The Pagosa Springs economy perked up so much in 1899 that a second newspaper titled “The Pagosa Hot Springs weekly” began publication.
News editor Daniel Egger did not exactly embrace his competition, as indicated by the following comment: “It has a good appearance, but politically contains more trash to the square inch than anything yet published.”
The election of 1899 turned into another hot affair and Egger was in the middle of it. A Democrat and populist, Egger squared off against lumber mogul E.M. Biggs and the Archuleta family. The Republicans swept the local ticket and Eggers reported, “We have met the enemy and we are theirs.”
He went on to say, “Such wholesale fraud as was perpetrated on the people of the county as was practiced at Edith and on the San Juan River should not be permitted to go unpunished. It is necessary that a stop be put to that kind of work or honest people will almost be compelled to leave the county in disgust … Money flowed among the purchasable ones like water and the combination had its own way.”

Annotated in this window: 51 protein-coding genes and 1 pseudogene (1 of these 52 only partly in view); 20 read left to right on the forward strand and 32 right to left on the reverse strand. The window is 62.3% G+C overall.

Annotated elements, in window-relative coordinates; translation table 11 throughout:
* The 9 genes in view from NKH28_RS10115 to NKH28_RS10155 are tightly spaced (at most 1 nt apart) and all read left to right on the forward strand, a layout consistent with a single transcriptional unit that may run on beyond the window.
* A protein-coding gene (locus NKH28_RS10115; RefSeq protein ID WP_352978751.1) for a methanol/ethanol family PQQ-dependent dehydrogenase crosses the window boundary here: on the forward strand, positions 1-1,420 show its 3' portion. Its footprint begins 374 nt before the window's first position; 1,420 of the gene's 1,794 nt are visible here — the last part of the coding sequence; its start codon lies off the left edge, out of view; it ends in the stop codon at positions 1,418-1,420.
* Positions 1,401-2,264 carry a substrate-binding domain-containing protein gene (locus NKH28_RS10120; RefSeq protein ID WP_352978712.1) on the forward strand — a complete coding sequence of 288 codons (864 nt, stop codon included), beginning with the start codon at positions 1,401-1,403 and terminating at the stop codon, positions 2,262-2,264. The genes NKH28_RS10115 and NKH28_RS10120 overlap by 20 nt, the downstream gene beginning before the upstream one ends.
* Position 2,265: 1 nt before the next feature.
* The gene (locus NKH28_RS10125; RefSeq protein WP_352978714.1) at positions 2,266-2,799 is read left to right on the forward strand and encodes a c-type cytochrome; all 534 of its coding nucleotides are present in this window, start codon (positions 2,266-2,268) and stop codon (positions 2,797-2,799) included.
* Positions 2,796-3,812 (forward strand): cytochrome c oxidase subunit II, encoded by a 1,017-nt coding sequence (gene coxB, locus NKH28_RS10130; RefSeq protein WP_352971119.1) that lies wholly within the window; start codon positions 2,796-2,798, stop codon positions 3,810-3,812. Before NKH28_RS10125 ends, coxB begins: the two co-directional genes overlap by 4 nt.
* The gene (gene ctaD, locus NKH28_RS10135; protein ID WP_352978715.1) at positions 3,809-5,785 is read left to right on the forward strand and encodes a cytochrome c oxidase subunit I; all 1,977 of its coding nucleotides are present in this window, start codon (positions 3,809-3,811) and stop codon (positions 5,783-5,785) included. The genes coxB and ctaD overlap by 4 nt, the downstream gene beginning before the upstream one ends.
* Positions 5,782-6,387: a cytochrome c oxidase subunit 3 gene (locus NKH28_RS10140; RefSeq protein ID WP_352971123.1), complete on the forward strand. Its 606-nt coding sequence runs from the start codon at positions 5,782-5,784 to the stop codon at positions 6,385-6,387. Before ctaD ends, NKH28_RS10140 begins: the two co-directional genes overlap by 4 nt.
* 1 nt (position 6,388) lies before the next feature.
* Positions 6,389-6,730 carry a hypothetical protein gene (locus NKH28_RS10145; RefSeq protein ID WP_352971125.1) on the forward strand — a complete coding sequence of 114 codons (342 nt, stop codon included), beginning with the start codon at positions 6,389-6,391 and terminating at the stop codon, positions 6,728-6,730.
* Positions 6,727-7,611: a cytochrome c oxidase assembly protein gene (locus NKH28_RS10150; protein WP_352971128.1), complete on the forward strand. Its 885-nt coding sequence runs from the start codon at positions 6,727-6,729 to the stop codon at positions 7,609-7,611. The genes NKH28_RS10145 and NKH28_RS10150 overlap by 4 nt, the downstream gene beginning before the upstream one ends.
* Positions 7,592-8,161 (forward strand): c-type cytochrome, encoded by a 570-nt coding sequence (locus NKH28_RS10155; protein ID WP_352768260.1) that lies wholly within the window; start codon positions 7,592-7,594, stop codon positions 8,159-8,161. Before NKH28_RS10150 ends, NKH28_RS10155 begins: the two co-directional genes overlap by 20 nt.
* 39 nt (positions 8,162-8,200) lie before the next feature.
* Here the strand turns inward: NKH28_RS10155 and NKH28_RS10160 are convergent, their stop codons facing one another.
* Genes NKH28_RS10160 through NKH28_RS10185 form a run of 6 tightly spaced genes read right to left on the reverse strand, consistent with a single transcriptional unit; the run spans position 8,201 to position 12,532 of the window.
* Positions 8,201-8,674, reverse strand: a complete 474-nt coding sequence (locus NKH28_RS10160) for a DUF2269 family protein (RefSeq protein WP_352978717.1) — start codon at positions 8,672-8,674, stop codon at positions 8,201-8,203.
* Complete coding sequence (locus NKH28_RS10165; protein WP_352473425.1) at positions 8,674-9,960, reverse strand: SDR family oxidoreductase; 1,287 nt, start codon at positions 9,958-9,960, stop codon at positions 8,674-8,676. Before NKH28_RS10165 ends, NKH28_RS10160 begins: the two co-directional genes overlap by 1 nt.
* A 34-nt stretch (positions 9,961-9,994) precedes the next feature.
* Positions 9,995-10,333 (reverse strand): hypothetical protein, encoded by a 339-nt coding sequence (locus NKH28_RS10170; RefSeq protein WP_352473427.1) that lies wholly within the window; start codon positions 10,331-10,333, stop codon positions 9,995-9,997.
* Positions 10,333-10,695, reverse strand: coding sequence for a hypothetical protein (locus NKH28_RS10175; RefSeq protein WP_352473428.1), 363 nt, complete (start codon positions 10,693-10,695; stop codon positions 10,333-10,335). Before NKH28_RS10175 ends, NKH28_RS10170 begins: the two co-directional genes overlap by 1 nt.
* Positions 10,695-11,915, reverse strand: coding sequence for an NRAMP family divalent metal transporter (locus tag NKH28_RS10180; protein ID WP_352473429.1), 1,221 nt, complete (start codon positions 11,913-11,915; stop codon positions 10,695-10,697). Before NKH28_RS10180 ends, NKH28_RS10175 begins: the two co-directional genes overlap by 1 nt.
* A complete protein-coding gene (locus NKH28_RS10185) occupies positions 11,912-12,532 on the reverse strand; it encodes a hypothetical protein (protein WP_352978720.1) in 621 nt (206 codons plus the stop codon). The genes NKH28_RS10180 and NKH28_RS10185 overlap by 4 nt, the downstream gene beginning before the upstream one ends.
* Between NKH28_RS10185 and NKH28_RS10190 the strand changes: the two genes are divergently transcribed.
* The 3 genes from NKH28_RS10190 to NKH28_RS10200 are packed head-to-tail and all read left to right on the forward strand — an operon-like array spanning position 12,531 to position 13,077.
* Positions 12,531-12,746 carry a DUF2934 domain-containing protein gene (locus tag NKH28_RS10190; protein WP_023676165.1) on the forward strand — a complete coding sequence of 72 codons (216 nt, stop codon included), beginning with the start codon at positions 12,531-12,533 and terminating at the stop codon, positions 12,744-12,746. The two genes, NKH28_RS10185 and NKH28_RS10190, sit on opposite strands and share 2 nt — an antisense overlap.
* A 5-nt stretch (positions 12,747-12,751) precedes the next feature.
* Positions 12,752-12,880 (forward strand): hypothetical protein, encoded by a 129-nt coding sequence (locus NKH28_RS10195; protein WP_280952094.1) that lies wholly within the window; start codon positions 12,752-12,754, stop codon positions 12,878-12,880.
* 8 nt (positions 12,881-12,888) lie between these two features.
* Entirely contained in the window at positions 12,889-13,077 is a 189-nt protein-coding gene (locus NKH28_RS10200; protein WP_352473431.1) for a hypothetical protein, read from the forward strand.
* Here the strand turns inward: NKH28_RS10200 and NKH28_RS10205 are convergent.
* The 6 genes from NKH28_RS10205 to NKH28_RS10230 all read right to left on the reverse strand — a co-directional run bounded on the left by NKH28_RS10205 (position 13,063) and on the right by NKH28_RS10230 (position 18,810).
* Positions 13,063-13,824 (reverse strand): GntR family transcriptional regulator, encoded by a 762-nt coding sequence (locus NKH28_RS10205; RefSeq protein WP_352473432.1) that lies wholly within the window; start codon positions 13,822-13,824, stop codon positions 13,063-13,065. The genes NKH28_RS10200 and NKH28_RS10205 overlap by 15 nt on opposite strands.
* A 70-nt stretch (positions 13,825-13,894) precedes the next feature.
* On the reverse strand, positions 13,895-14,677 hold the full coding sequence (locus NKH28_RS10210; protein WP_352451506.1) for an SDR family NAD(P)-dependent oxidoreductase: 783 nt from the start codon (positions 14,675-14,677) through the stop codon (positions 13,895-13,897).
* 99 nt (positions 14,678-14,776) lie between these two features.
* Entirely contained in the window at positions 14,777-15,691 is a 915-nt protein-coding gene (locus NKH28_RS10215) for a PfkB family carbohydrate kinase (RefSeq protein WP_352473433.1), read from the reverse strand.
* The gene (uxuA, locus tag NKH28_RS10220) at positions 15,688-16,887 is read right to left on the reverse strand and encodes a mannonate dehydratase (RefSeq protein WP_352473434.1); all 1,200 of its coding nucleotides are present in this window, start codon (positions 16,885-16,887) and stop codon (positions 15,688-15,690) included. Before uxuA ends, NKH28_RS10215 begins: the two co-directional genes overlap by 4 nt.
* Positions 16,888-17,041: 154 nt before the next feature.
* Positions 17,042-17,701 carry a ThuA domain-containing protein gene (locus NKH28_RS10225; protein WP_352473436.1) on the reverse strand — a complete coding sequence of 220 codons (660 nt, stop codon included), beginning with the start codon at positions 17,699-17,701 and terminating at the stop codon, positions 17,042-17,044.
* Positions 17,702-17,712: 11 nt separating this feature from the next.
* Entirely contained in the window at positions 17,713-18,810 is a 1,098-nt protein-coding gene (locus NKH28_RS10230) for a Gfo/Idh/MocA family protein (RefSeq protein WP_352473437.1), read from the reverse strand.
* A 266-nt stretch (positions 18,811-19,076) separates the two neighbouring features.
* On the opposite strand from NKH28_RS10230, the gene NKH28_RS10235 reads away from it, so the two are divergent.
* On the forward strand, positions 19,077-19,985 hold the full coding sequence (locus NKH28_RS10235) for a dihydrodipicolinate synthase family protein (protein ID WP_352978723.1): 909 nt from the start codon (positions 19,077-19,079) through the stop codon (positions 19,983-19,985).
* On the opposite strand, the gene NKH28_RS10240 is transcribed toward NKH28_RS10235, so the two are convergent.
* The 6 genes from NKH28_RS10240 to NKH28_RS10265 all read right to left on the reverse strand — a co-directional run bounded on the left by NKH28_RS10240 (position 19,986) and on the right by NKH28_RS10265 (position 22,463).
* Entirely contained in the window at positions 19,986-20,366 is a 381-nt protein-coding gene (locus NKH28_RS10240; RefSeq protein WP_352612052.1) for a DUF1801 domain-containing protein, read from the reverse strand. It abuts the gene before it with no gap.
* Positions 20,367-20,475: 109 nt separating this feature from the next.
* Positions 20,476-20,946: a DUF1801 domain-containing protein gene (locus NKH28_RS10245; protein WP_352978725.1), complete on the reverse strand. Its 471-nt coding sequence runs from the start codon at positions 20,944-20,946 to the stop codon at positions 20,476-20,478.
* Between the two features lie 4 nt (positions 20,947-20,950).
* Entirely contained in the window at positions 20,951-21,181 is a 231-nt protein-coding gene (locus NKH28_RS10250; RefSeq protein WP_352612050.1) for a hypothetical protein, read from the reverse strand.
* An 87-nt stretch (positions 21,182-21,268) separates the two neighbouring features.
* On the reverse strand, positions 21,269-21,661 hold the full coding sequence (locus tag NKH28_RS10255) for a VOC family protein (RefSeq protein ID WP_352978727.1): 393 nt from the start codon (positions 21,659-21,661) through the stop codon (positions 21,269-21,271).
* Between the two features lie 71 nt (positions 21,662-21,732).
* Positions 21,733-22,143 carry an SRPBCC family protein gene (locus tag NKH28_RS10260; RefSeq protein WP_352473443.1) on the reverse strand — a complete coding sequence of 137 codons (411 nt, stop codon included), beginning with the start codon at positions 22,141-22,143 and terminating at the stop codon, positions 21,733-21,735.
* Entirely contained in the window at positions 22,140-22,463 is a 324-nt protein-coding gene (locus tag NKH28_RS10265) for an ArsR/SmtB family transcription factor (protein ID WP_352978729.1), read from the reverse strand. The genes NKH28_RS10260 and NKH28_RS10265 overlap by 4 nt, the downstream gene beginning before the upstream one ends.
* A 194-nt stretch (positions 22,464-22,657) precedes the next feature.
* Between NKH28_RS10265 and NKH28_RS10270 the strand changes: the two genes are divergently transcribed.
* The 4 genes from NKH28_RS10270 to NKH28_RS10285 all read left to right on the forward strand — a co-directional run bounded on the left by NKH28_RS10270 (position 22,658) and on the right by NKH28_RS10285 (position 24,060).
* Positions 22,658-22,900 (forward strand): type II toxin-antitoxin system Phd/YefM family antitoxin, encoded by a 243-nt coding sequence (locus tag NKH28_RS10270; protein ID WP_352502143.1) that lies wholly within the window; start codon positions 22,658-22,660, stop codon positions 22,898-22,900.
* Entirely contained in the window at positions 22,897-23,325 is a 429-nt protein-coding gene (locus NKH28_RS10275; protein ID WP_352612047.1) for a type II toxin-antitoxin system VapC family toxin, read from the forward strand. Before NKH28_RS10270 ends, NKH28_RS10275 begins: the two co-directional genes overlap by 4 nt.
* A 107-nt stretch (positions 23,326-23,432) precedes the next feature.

When he used the word combination, Egger was referring to Biggs, owner of the New Mexico Lumber Company at Edith and newly elected county commissioner, the Archuleta families for whom the county was named and who lived in and had business interests in Edith, and Sullenburger, with his new mill at Pagosa Junction.